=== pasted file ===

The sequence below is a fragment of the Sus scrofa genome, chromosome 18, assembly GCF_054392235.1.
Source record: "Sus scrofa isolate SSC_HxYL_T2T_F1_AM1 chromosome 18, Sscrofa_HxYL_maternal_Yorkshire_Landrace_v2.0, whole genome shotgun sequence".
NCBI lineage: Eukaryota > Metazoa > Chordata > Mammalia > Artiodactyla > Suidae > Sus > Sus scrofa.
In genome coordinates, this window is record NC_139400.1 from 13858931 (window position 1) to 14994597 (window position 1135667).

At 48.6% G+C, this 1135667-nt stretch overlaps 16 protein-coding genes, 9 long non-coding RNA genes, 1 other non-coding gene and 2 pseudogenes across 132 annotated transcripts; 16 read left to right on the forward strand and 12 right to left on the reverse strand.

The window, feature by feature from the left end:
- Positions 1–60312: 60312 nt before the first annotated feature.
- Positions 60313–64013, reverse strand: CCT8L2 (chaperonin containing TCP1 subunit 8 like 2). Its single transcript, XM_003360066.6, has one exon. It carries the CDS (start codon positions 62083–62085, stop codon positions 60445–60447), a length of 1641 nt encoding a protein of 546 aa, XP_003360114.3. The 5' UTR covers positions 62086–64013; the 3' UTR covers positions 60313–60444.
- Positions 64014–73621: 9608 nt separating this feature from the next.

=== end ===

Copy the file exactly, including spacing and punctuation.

The sequence below is a fragment of the Sus scrofa genome, chromosome 18, assembly GCF_054392235.1.
Source record: "Sus scrofa isolate SSC_HxYL_T2T_F1_AM1 chromosome 18, Sscrofa_HxYL_maternal_Yorkshire_Landrace_v2.0, whole genome shotgun sequence".
NCBI lineage: Eukaryota > Metazoa > Chordata > Mammalia > Artiodactyla > Suidae > Sus > Sus scrofa.
In genome coordinates, this window is record NC_139400.1 from 13858931 (window position 1) to 14994597 (window position 1135667).

At 48.6% G+C, this 1135667-nt stretch overlaps 16 protein-coding genes, 9 long non-coding RNA genes, 1 other non-coding gene and 2 pseudogenes across 132 annotated transcripts; 16 read left to right on the forward strand and 12 right to left on the reverse strand.

The window, feature by feature from the left end:
- Positions 1–60312: 60312 nt before the first annotated feature.
- Positions 60313–64013, reverse strand: CCT8L2 (chaperonin containing TCP1 subunit 8 like 2). Its single transcript, XM_003360066.6, has one exon. It carries the CDS (start codon positions 62083–62085, stop codon positions 60445–60447), a length of 1641 nt encoding a protein of 546 aa, XP_003360114.3. The 5' UTR covers positions 62086–64013; the 3' UTR covers positions 60313–60444.
- Positions 64014–73621: 9608 nt separating this feature from the next.